Born blind with a congenital cataract condition, Vierne's sight was partially restored at the age of six and he was able to recognize people, see objects at a short distance and read large type at close range. At the age of six he began the study of solfège and piano. In 1880 the family moved to Paris from Lille (where they had lived because of his father's work as a journalist) and the following year the young Vierne was enrolled as a boarding student in the Institution Nationale des Jeunes Aveugles. There he pursued a plan of general studies that also included solfège, harmony, piano and violin. César Franck, who often served on juries at the school, advised him to study the organ and in the autumn of 1886 Vierne began lessons with Louis Lebel. From 1888 Vierne studied harmony privately with Franck and attended his organ class at the Paris Conservatoire. He entered the organ class as a full-time student either in October 1890 (as Vierne states in his memoirs) or in January 1891 (according to Widor's class notes). Franck died in November of that year and was succeeded by Widor. Within a year Vierne was serving as Widor's assistant at the Conservatoire, teaching the auditors, and from 1892 was Widor's substitute at St Sulpice. After four years in the organ class he won a first prize in July 1894.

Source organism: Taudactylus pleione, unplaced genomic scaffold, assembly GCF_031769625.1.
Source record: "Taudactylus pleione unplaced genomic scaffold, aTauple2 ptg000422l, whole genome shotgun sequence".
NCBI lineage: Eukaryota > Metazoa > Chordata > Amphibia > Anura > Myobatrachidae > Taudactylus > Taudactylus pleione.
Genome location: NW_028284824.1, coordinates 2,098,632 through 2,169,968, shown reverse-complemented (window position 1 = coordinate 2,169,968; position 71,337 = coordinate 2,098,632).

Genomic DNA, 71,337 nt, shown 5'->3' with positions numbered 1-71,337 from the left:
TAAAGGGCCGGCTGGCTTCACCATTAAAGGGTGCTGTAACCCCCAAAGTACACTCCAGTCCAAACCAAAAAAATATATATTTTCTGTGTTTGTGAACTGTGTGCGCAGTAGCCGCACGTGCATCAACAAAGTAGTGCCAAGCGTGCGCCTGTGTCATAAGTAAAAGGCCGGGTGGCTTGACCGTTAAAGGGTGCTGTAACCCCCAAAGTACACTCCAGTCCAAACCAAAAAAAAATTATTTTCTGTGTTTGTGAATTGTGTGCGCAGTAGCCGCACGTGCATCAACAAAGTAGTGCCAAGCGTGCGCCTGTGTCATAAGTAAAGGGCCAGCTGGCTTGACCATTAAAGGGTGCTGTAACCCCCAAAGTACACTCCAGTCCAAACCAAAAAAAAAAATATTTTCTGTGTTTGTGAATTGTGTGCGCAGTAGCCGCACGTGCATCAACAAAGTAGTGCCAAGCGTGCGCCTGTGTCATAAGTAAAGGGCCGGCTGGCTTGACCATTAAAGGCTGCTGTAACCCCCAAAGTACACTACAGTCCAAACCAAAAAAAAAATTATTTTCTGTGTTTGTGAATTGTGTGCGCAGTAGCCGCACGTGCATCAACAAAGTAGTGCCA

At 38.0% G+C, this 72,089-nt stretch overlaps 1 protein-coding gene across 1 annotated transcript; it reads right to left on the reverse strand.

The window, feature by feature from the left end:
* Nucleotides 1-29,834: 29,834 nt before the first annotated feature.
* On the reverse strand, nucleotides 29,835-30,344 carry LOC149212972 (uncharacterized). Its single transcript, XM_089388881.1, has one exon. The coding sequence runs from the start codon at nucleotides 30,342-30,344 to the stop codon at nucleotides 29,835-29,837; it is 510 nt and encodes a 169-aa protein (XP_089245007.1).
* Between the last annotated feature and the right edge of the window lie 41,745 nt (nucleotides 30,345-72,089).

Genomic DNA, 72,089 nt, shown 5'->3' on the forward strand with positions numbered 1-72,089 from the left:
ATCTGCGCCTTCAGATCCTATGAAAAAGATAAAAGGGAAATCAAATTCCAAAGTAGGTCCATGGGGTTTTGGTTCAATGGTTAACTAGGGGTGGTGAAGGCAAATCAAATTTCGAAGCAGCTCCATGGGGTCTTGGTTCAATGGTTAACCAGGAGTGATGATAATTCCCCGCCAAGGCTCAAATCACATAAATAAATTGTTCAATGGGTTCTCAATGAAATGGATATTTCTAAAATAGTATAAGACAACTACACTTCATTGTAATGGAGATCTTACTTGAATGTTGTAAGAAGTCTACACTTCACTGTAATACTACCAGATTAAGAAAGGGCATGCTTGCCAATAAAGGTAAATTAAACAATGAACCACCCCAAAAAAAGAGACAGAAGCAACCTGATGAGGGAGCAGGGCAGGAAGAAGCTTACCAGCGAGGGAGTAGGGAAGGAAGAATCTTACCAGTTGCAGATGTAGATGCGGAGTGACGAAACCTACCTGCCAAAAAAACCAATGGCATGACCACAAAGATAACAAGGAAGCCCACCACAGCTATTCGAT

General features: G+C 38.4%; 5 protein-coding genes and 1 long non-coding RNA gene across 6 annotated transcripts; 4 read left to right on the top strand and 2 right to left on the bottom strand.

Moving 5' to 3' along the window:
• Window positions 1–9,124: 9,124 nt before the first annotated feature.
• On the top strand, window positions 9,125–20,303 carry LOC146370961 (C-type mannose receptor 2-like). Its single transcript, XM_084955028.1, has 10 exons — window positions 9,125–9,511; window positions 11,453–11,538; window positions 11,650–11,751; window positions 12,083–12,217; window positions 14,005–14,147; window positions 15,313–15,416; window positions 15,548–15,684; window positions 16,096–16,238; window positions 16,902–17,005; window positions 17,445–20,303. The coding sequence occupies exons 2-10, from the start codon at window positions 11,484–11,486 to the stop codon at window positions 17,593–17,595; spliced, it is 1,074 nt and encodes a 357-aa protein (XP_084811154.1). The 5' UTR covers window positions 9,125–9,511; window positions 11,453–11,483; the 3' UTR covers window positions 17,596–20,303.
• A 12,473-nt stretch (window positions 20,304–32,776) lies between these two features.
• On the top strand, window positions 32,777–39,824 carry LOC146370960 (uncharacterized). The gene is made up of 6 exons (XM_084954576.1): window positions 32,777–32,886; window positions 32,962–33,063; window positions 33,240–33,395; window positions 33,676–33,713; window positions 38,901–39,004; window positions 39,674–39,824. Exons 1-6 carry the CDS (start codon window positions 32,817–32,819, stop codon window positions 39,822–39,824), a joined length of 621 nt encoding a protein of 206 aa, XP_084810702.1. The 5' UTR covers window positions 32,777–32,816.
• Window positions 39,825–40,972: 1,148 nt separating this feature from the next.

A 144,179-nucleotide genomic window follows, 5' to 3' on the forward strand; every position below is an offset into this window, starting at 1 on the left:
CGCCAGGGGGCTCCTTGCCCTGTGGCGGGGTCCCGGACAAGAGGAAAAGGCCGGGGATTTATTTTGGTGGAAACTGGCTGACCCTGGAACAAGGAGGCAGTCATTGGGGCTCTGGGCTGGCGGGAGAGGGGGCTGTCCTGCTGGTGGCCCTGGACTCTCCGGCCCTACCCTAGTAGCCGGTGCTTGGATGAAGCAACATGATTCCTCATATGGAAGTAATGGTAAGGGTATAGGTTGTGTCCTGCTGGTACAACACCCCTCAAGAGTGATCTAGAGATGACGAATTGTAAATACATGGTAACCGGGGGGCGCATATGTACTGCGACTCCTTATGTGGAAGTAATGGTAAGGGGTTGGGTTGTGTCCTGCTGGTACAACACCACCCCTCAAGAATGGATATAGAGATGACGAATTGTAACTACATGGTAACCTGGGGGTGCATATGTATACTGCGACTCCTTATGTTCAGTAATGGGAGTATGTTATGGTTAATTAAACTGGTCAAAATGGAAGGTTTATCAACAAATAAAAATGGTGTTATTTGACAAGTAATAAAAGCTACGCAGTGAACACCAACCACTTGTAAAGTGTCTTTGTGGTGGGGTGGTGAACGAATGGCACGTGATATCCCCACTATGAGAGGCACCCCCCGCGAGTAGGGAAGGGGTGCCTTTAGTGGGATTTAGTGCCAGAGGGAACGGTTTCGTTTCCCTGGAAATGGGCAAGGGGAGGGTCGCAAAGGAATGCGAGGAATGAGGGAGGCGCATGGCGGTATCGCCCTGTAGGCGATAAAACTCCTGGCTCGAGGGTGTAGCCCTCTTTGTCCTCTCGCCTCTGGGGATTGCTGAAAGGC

(b Louviers, 11 Jan 1902; d Paris, 16 June 1986). French composer and organist. He received his early musical education (1912–18) at a choir school in Rouen, where he deputised at the cathedral for his teacher Jules Haelling, a pupil of Guilmant. The choral plainsong tradition which thrived there became a profound influence. Maurice Emmanuel heard him play and arranged for him to go to Paris and meet Tournemire who prepared him for entry to the Conservatoire. Duruflé became his deputy at St Clothilde in 1920 but turned to Vierne as a teacher. The entirely contrasting musical temperaments and inspirations of these two composers can be traced in Duruflé's compositions. (He was later to transcribe a number of their recorded improvisations.) From Tournemire he inherited the mystical world of plainsong and the rich ambiguities of modal harmony. From Vierne came a more rigorous sense of structure and proportion and an awareness of the breadth of the organ's capabilities. In 1920 he entered the Conservatoire and achieved outstanding success, winning premier prix in five classes: organ with Gigout (1922), harmony with Jean Gallon (1924), fugue with Caussade (1924), accompaniment with Estyle (1926) and composition with Dukas (1928). In 1927 he became deputy to Vierne at Notre-Dame; Vierne spoke highly of his talents and reputedly expressed the hope that he would succeed him there. But it was to the post of organist at St Etienne-du-Mont that Duruflé was appointed in 1930 and he was to remain there for the rest of his life. In 1942 he deputised for Dupré as professor of the organ class at the Paris Conservatoire and from 1943 to 1970 he held the post of professor of harmony there, counting among his pupils Cochereau, Guillou and Marie-Claire Alain. As an organist he toured Europe, the USA and the USSR.